** 1/2 out of 5
Rated R for violence, language and brief nudity
Article first published at The Reel Place.
Neill Blomkamp exploded onto the Hollywood scene after District 9 wound up being a rightly deserved critical and box office smash. Fans hoped it proved a new sci-fi director finally knew what he was doing, expertly mixing allegory with spectacle. But something was amiss for most viewers with his follow-up Elysium. They felt it was a huge step backward, even though I remain in the minority who enjoyed it for being an action romp. Unfortunately, Blomkamp’s new movie Chappie is an even bigger disaster from start to finish. With a haphazard screenplay — co-written with his wife Terri Tatchell — it steals left and right from multiple movies, one of which is even worse than Chappie itself.
In the future, a new breed of police force is keeping the peace in the form of Robocops… err, robots. Created by Tretravaal employee Deon (Dev Patel), he is mildly celebrated at work by co-workers and his boss Michelle Bradley (Sigourney Weaver), especially after the recent purchase of 100 more robots for police use. Co-worker Vincent Moore (Hugh Jackman) is envious of Deon’s success because he can’t get funding for his giant-sized robot called ED-209… err, “The Moose.” In his spare time, Deon has been working to create an artificial intelligence program to implement into the robot programming allowing the robots to think freely and not have to rely on being run by humans.
Desperate to prove his AI programming works, Deon steals a robot meant to be destroyed and now Johnny 5 is alive! …wait, wrong movie. Chappie (Sharlto Copley) is “born” into the world and has the mental capacity of a toddler. Meanwhile, street thugs Ninja and Yolandi (played by South African hip-hop group Die Antwoord) and Amerika (Jose Pablo Cantillo) wind up owing $20 million to a kingpin after a botched drug deal. Ninja and Yolandi decide to kidnap Deon and train Chappie to their advantage for one big heist, while Vincent sets out on a personal vendetta to get his Moose on the loose.
As you can tell, Blomkamp has set a lot of plates spinning, all while trying to hammer the audience over the head with existential questions. Like, what really happens after we die? None of the storytelling he pulled off in District 9 has returned and Chappie winds up being his biggest disaster yet. This mess is filled with nonsensical characters you never care for, which doesn’t help with the awful acting of the Die Antwoord duo — who should never be allowed in front of a camera again. Talk about Razzie-worthy performances. We’re also treated to unnecessary subtitling for one character, while in another scene you can’t decipher a single word coming out of Jackman’s mouth.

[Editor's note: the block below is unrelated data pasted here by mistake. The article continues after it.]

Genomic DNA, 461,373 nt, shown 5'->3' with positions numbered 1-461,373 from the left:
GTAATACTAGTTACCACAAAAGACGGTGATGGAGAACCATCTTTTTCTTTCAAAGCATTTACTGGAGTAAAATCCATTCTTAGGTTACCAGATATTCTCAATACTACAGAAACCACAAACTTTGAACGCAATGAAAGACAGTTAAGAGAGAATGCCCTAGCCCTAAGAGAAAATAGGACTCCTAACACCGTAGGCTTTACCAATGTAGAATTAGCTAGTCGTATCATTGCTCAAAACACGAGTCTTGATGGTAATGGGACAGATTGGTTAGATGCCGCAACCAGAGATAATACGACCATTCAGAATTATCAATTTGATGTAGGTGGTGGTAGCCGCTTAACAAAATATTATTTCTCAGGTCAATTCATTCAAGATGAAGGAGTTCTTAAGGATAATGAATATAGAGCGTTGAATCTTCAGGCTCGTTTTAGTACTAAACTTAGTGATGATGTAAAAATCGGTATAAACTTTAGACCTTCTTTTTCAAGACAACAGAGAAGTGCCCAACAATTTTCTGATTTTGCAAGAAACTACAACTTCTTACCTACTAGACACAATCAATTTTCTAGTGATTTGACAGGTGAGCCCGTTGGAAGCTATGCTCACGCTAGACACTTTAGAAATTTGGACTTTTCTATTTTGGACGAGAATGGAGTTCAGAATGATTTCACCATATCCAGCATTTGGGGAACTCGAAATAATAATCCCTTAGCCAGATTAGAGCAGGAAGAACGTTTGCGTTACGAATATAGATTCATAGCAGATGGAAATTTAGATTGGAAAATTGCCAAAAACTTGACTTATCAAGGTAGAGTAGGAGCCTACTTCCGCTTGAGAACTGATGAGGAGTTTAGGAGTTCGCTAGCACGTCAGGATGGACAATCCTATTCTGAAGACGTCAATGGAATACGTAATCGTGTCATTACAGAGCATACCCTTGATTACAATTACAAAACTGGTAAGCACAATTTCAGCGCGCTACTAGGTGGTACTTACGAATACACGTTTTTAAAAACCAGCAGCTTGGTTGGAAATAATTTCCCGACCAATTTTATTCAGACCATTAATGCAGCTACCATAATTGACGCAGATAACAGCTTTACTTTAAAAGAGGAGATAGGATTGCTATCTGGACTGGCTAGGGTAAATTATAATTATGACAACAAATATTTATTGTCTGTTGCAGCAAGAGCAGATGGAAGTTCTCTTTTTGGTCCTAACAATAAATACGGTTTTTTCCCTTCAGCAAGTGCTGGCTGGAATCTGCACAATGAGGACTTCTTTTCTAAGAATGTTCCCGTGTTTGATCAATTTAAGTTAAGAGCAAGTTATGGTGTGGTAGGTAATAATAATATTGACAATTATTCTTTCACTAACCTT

It all culminates with a big finale full of the action you’ve been waiting for. But by the time you’ve trudged through the previous 90 minutes you’re already way too bored to care. The biggest problem with the film is really this. Imagine trying to watch District 9, Short Circuit, Robocop, Real Steel, and Transcendence, all at the same time. Blomkamp has a lot of ideas in that brain of his, but getting them to mesh coherently on screen fails miserably. The special effects may add necessary realism to the story, but the acting and pacing offset everything before it finally goes completely off the rails in the final act.
Chappie also suffers from a huge case of Return of the King-syndrome as it never knows when to finally call it quits and has multiple false endings. Had Blomkamp created a world worth spending time in, or characters worth investing in, this would be excusable. Unfortunately, he never comes close to both. Chappie is a lot of flash and noise for the Transformers audience, and hopefully, maybe 20th Century Fox can rein him in with his recent announcement of a new Alien sequel. But considering they fiddled so much with a Joss Whedon screenplay (see Alien Resurrection), I have no hope for a quality product; something not even Chappie can provide. Chappie is for Blomkamp apologists only.